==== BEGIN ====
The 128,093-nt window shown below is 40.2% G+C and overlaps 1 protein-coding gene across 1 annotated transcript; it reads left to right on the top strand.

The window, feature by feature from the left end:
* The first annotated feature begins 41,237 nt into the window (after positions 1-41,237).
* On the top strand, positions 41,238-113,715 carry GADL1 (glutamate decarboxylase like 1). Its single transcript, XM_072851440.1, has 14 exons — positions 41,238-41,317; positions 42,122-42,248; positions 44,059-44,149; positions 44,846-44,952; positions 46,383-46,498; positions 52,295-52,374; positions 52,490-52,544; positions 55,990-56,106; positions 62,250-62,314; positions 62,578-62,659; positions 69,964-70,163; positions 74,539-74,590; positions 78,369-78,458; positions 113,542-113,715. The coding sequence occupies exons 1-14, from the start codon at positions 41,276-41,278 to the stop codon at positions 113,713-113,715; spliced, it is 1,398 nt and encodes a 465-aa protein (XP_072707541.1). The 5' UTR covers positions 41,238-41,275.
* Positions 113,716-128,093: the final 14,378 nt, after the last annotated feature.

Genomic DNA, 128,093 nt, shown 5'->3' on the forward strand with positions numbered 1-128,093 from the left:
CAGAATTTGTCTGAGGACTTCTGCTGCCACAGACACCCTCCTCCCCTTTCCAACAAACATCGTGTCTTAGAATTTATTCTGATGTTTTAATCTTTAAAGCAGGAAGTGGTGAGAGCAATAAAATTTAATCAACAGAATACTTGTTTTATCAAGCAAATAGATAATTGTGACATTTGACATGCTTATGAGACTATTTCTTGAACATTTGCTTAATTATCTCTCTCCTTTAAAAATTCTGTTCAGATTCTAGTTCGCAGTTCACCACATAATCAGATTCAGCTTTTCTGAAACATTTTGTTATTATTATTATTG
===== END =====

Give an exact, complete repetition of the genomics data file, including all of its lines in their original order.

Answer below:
The 128,093-nt window shown below is 40.2% G+C and overlaps 1 protein-coding gene across 1 annotated transcript; it reads left to right on the top strand.

The window, feature by feature from the left end:
* The first annotated feature begins 41,237 nt into the window (after positions 1-41,237).
* On the top strand, positions 41,238-113,715 carry GADL1 (glutamate decarboxylase like 1). Its single transcript, XM_072851440.1, has 14 exons — positions 41,238-41,317; positions 42,122-42,248; positions 44,059-44,149; positions 44,846-44,952; positions 46,383-46,498; positions 52,295-52,374; positions 52,490-52,544; positions 55,990-56,106; positions 62,250-62,314; positions 62,578-62,659; positions 69,964-70,163; positions 74,539-74,590; positions 78,369-78,458; positions 113,542-113,715. The coding sequence occupies exons 1-14, from the start codon at positions 41,276-41,278 to the stop codon at positions 113,713-113,715; spliced, it is 1,398 nt and encodes a 465-aa protein (XP_072707541.1). The 5' UTR covers positions 41,238-41,275.
* Positions 113,716-128,093: the final 14,378 nt, after the last annotated feature.

Genomic DNA, 128,093 nt, shown 5'->3' on the forward strand with positions numbered 1-128,093 from the left:
CAGAATTTGTCTGAGGACTTCTGCTGCCACAGACACCCTCCTCCCCTTTCCAACAAACATCGTGTCTTAGAATTTATTCTGATGTTTTAATCTTTAAAGCAGGAAGTGGTGAGAGCAATAAAATTTAATCAACAGAATACTTGTTTTATCAAGCAAATAGATAATTGTGACATTTGACATGCTTATGAGACTATTTCTTGAACATTTGCTTAATTATCTCTCTCCTTTAAAAATTCTGTTCAGATTCTAGTTCGCAGTTCACCACATAATCAGATTCAGCTTTTCTGAAACATTTTGTTATTATTATTATTG